David Wolfman was raised far away from his traditional Lillooet roots. The self-proclaimed “city slicker” instead grew up around the mountains of towering buildings and the flowing streams of Toronto’s traffic and busy city life.
However, Wolfman’s methods and teachings around his practice of cooking couldn’t be more similar to his traditional background and connections to the Xaxli’p First Nations.
In an IDays presentation, Wolfman talked about sustainability, a word we commonly use today to talk about everything from consuming less to climate change, environmental protection and even food.
For Wolfman’s family and ancestors back in Lillooet, that obligation to protect the land and his people’s way of life is called “N-talk-menth-katha.”
“It demonstrates the connecting of each other, the bonding of the environment, trusting each other, sharing with others, cooperation, caring for strangers, conserving for the future and most importantly constructing love. These experiences opened my eyes to a traditional way of life that is grounded by principles and practice of what we call in the English language sustainability,” Wolfman said.
In his twenties, Wolfman had the opportunity to visit the place his mother called home before moving to Toronto. In Lillooet, he was able to meet extended family and learn from them how to fish for salmon, collect berries during the harvest and prepare traditional Indigenous dishes.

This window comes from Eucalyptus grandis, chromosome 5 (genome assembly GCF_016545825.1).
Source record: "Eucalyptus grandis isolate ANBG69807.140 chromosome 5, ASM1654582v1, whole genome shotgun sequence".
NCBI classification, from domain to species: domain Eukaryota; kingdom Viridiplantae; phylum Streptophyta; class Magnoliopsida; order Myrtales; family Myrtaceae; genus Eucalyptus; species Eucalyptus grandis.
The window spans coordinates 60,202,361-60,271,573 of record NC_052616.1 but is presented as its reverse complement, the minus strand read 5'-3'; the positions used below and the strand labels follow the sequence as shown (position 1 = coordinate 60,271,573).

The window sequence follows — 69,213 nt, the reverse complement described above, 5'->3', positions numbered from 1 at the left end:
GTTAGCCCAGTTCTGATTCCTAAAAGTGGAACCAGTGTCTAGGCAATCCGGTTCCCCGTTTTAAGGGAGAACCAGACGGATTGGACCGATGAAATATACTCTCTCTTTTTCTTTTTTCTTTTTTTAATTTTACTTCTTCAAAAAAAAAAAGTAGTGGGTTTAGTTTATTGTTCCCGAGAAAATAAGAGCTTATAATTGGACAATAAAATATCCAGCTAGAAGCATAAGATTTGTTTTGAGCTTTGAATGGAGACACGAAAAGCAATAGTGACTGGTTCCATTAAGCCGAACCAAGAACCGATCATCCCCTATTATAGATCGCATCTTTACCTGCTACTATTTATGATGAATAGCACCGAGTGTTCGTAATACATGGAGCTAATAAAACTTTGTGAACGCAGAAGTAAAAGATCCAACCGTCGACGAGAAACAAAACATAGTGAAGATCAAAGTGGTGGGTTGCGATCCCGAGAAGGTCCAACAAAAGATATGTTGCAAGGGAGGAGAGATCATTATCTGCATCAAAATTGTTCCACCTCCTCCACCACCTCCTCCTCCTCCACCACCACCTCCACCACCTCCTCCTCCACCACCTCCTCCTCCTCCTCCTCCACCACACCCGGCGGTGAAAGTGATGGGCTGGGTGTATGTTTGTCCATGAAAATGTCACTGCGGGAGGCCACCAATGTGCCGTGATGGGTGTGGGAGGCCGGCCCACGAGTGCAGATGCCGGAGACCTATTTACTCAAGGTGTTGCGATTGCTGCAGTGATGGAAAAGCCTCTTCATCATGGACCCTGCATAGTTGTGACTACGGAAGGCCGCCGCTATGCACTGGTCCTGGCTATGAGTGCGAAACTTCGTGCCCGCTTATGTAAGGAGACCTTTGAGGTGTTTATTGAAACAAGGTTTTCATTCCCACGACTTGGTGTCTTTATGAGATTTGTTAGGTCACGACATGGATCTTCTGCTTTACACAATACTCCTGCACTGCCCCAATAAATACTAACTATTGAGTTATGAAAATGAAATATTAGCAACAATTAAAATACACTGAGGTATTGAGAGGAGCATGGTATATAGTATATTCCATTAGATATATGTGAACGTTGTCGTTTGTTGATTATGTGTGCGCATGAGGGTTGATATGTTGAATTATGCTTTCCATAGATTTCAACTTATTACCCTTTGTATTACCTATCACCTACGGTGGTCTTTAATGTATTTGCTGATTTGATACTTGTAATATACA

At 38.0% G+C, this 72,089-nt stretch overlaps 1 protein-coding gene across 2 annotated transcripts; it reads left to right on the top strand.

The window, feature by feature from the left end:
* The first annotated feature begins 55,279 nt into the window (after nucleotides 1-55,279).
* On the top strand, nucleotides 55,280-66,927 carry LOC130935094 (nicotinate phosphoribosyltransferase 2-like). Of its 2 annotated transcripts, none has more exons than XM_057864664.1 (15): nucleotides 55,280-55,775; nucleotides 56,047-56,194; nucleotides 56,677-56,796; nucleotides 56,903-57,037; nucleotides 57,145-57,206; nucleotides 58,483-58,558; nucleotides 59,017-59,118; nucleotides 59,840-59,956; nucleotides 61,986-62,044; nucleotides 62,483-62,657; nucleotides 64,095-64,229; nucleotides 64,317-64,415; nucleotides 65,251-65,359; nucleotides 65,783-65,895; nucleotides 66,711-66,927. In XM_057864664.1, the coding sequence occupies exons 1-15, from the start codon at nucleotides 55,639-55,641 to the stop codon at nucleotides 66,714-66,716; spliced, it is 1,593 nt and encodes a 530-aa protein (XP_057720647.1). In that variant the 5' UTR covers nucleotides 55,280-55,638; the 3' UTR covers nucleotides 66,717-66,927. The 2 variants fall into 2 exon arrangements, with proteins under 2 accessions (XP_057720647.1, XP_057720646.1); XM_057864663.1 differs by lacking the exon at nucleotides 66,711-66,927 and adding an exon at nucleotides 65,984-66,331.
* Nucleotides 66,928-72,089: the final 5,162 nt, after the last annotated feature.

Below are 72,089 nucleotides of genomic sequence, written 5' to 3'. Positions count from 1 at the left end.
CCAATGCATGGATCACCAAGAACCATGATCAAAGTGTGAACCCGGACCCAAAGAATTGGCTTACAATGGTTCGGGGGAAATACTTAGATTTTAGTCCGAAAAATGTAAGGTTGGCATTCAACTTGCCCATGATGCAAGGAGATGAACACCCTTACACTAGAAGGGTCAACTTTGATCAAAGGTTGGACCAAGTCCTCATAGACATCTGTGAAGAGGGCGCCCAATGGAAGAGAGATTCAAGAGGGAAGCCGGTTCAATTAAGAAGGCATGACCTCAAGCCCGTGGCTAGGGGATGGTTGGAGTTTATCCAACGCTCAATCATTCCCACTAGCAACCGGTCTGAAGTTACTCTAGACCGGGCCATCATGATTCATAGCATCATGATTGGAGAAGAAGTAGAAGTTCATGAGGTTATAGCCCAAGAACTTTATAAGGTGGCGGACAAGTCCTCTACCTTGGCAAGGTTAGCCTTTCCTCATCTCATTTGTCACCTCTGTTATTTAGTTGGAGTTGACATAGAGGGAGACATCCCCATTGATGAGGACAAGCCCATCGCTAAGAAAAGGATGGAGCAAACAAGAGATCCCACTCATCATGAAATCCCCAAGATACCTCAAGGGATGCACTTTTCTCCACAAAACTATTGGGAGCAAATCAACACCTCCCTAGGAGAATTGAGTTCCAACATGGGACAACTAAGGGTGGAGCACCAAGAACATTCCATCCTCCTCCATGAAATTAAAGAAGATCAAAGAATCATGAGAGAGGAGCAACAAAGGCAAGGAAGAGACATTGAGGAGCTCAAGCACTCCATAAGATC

What Wolfman came to realize was that his street smarts and teachings growing up in a big Canadian city like Toronto mirrored what he learned during his visits to Lillooet.
Wolfman has since integrated these teachings around sustainability into his work as a chef and as a teacher at George Brown College in Toronto. During his presentation, Wolfman recalled working at hotels, trying to reuse and waste less food against corporate pushback.
“Sustainability is all about knowing right from wrong and doing the right thing, taking responsibility in other words. Doing the wrong thing traditionally would have led to being shunned,” Wolfman spoke.
Wolfman received the same pushback from fellow staff members and professors at George Brown, where Wolfman successfully implemented new programs focused on sustainability, waste consumption, buying local food products rather than importing them. This resulted in reducing all food waste at the school by 85 per cent, turning the program to a huge success.
“Many Indigenous stories centred around sustainability, they were told to babies children and young youth over and over again. Stories tell wisdom. They were taught that their actions have consequences whether they see them or not. The philosophy is, we do not inherit the Earth from our ancestors, we borrow it from our children,” Wolfman proclaimed.
These traditions of sustainability, using less and not wasting follow Wolfman in his day-to-day life even outside of his classroom. When testing recipes, Wolfman calls up his neighbours to cook for them and in the past has been known to share entire meals with community members and those less fortunate.
This innovation and marriage of sustainable techniques is now a part of Wolfman’s hubris as he continues as a teacher and influencer of sorts, sharing and passing down his traditions to future generations to not only cook better but live both smarter and more sustainably.